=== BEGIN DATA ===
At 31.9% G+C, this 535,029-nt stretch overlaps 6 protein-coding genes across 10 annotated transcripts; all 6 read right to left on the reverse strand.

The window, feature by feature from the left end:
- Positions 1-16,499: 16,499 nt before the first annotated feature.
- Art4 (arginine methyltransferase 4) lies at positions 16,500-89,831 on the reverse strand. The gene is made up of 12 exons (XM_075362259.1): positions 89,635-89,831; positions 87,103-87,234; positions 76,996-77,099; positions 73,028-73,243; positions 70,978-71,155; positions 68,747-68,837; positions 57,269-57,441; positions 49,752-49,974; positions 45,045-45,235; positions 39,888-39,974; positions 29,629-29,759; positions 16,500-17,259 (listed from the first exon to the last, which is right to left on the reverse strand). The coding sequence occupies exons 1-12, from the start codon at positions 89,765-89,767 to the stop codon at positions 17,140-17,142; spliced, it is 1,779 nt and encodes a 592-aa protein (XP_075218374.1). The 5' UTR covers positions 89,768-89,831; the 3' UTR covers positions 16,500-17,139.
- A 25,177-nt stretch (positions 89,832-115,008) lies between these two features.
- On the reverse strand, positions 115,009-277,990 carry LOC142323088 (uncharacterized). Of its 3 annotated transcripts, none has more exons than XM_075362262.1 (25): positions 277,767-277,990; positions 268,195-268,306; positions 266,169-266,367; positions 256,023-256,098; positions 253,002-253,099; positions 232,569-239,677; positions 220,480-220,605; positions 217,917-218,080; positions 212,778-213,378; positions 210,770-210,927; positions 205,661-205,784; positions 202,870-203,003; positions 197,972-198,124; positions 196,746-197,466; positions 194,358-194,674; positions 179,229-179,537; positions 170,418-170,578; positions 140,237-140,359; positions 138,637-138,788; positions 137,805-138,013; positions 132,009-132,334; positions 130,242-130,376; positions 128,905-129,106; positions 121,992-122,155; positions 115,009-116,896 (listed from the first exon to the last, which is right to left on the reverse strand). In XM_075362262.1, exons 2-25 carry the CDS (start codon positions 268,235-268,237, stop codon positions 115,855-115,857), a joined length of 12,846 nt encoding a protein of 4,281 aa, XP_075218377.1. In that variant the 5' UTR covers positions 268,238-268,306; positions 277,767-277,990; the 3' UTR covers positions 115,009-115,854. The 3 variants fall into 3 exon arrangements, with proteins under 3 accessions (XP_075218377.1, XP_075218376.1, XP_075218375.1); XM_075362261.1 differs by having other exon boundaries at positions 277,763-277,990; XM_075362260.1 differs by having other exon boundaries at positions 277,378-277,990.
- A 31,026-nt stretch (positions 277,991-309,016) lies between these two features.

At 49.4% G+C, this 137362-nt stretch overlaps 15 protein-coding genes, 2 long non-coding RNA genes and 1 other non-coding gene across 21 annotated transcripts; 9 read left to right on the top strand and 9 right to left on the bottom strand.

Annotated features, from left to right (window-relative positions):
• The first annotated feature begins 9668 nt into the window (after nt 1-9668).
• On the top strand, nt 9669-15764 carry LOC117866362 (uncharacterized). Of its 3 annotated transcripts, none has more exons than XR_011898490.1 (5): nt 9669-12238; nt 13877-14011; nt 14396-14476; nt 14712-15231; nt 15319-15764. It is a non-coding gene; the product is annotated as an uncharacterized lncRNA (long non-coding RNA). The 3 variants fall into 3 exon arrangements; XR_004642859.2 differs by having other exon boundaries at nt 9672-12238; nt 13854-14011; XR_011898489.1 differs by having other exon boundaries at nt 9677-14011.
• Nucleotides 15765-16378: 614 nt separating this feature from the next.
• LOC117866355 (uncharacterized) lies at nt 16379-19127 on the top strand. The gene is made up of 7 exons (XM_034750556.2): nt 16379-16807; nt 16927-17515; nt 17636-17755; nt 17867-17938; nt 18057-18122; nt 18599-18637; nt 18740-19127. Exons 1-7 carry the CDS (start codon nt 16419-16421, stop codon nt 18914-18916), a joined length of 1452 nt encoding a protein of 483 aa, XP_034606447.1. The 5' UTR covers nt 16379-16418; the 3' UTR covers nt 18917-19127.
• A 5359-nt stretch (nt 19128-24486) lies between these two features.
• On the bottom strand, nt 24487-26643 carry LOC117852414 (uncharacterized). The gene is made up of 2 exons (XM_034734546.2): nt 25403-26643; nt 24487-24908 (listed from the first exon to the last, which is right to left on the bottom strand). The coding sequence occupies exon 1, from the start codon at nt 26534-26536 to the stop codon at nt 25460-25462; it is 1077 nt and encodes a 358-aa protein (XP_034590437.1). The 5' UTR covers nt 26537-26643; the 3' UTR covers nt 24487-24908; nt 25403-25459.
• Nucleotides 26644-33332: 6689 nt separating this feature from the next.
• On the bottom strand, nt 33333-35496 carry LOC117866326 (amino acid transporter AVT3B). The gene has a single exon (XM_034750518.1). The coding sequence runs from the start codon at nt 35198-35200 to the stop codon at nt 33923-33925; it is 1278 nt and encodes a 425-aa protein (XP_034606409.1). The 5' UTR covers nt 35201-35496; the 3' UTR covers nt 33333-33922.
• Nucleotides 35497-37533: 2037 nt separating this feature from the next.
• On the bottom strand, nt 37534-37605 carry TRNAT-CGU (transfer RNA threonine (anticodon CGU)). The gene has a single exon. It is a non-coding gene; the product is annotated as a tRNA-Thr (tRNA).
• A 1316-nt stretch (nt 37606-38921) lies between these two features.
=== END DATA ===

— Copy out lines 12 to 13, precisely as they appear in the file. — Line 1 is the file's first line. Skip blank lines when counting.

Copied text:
• Nucleotides 15765-16378: 614 nt separating this feature from the next.
• LOC117866355 (uncharacterized) lies at nt 16379-19127 on the top strand. The gene is made up of 7 exons (XM_034750556.2): nt 16379-16807; nt 16927-17515; nt 17636-17755; nt 17867-17938; nt 18057-18122; nt 18599-18637; nt 18740-19127. Exons 1-7 carry the CDS (start codon nt 16419-16421, stop codon nt 18914-18916), a joined length of 1452 nt encoding a protein of 483 aa, XP_034606447.1. The 5' UTR covers nt 16379-16418; the 3' UTR covers nt 18917-19127.